It’s not like any of that is a secret. Most whistleblowers don’t set out to become whistleblowers — most people know that, if you keep complaining about wrongdoing at a company that everyone else wants to ignore, then you paint a target on your own back — but rather become whistleblowers either as a matter of principle after trying the normal channels or when they get fired for taking a stand against the wrongdoing.

Consider Cheryl D. Eckard at GlaxoSmithKline:

Ms. Eckard’s role in the case began in August 2002 when GlaxoSmithKline sent her to Cidra, south of San Juan, to lead a team of 100 quality experts to fix problems cited by an F.D.A. warning letter a month earlier.

This was GlaxoSmithKline’s premier manufacturing facility, producing $5.5 billion of product each year. But Ms. Eckard soon discovered that quality control was a mess: the water system was contaminated; the air system allowed for cross-contamination between products; the warehouse was so overcrowded that rented vans were used for storage; the plant could not ensure the sterility of intravenous drugs for cancer; and pills of differing strengths were sometimes mixed in the same bottles.

Although F.D.A. inspectors had spotted some problems, most were missed. And the company abandoned even the limited fixes it promised to conduct, the unsealed lawsuit says. Ms. Eckard complained repeatedly to senior managers; little was done. She recommended recalls of defective products; recalls were not authorized. In May 2003, she was terminated as a “redundancy.”

She complained to top company executives, but she was ignored even after warning that she would call the F.D.A. So she called the F.D.A. and sued.

She complained, and complained, and complained, using all the internal corporate channels, and it got her nowhere. GSK kept flooding the market with tainted drugs.

Fact is, for all the gnashing of teeth by corporate defense lawyers, there’s little evidence of these kinds of strategic whistleblowing complaints are even being filed, much less going anywhere.

Moreover, if we’re talking about the "balance" of a "rational tipping point," then consider the predicate underlying both Wachtell and Greenfield’s analysis: an assumption that the corporation has done something blatantly illegal — like, under Dodd-Frank, manipulating a security’s price, making a fraudulent sale of securities, setting up a Ponzi scheme, engaging in insider trading, stealing securities, stealing from municipalities or pensions, or bribing foreign officials — but should get a free pass if the employee either made a procedural misstep somewhere in the "internal reporting" bureaucracy designed by the corporation to squelch and to suppress whistleblowing, or if the employee knows that the "internal reporting" bureaucracy is also corrupt and will just try to cover up the crime or retaliate against the whistleblower.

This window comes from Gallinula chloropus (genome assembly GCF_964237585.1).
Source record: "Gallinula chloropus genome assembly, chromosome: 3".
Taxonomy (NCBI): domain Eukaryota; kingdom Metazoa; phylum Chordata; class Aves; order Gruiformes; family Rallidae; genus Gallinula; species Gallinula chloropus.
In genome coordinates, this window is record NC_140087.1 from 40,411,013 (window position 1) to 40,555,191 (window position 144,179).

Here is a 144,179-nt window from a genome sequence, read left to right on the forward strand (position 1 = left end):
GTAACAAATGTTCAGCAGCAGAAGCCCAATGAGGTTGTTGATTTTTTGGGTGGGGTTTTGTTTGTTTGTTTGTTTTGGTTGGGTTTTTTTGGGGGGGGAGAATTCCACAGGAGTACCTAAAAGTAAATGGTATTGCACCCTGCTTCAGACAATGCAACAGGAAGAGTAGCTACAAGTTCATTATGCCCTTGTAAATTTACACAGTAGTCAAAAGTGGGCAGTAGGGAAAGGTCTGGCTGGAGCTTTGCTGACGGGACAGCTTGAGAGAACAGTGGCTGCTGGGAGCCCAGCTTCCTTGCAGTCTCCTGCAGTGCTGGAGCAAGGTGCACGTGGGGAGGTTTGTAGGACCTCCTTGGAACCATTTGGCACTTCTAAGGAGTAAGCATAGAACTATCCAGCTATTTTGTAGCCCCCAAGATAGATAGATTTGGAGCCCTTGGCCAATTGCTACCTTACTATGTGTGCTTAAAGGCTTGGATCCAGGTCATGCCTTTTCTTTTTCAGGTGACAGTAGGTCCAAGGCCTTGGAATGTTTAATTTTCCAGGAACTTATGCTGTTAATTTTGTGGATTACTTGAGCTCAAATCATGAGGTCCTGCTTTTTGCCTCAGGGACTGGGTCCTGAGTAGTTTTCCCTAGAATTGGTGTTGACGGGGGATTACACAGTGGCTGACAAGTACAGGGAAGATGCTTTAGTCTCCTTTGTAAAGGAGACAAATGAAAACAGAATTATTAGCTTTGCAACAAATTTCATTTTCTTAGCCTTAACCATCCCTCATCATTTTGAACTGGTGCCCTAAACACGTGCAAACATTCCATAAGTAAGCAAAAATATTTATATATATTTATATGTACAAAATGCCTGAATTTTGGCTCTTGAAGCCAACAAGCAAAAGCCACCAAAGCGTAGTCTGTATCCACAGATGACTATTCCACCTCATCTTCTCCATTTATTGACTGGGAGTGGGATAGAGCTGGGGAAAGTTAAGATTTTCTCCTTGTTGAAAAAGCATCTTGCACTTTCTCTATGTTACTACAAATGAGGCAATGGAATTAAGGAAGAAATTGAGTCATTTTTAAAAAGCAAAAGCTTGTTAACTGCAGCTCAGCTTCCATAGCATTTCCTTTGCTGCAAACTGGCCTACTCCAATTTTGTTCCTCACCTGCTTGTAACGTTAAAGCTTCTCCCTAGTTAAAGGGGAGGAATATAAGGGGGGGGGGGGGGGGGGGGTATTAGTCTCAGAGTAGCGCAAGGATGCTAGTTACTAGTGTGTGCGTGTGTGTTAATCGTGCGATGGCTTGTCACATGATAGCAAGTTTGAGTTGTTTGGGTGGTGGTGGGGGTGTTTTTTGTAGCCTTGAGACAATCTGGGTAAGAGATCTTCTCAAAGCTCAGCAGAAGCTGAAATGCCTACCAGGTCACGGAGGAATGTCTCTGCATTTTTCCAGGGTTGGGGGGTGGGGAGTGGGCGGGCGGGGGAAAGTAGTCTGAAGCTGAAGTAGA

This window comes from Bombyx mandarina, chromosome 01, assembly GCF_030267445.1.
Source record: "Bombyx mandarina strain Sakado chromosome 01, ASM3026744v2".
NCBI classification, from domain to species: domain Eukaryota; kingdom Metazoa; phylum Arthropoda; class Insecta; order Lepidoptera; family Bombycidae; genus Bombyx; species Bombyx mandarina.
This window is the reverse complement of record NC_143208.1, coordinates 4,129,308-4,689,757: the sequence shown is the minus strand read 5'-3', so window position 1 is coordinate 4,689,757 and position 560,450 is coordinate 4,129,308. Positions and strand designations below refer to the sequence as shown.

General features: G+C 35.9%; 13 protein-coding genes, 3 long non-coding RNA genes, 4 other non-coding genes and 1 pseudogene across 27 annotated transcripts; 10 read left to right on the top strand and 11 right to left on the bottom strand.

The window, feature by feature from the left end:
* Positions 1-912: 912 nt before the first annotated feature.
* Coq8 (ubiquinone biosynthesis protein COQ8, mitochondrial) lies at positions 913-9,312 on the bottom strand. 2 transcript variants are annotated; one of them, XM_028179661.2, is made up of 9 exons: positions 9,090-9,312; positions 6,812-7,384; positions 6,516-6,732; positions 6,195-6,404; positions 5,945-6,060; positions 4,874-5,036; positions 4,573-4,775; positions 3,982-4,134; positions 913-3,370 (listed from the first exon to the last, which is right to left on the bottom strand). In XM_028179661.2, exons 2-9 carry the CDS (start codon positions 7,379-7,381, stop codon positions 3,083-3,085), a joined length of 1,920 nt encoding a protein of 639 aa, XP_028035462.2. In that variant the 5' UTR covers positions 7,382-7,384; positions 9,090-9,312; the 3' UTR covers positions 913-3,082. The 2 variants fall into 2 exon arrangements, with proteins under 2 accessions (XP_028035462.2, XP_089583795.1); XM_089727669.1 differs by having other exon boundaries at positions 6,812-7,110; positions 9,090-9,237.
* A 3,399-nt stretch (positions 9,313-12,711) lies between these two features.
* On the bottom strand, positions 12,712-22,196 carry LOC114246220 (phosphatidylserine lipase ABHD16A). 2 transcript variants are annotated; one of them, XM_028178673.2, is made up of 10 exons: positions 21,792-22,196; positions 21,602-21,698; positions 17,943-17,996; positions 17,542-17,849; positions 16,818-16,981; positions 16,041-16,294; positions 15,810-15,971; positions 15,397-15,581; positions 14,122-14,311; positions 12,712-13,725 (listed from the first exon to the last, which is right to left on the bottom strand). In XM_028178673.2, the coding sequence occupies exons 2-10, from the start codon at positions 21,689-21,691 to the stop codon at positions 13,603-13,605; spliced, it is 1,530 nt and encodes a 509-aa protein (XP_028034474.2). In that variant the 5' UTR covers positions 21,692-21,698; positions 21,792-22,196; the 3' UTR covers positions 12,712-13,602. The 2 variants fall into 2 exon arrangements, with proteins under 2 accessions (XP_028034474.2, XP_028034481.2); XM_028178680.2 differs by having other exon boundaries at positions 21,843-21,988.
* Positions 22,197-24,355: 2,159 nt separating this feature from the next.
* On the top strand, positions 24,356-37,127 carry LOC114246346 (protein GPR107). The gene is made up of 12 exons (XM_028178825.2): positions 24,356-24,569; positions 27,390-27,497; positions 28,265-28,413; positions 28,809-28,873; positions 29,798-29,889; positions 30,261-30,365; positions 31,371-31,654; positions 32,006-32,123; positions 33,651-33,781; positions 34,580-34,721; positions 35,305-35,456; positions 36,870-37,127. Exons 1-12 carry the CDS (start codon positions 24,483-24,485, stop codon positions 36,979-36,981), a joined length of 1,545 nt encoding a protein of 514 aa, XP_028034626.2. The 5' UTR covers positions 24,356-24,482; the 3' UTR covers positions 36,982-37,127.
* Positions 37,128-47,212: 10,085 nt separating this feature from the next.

Is that "rational," "balanced," or fair? Does it even make sense? Neither Wachtell nor Greenfield have identified any actual harm from the current proposed reporting scheme, and there isn’t any. To the extent these strategic whistleblowing cases exist at all, the only real damage is to the government, which had to waste time reviewing the complaints and rejecting them — which they do to the vast majority of complaints, good or bad. Most of the time, the company didn’t even know about the complaint, much less have to spend any money or time dealing with it, much less actually be held liable for it. (There’s that pesky fact again: the only way for a whistleblower to make any money is by revealing conduct proven to have been fraudulent.)

Indeed, even if we accept that "disloyal employees" — I’d call them good citizens for reporting fraud, rather than engaging in it — might go to the government first, I don’t think anyone can deny corporate fraud is endemic to our society, and that we need something like Dodd-Frank to stop it. As such, why not keep corporations on their toes with the possibility that a whistleblower will go to the government first? Is it so wrong to expect and to encourage corporations not only to refrain from fraud, but to establish effective compliance programs to detect and to prevent fraud in the first place? Why place the burden of fixing the corporation’s fraud — or, more properly stated, the burden of covering up the fraud that already happened — on the whistleblowing employee, an innocent whose very livelihood is at stake?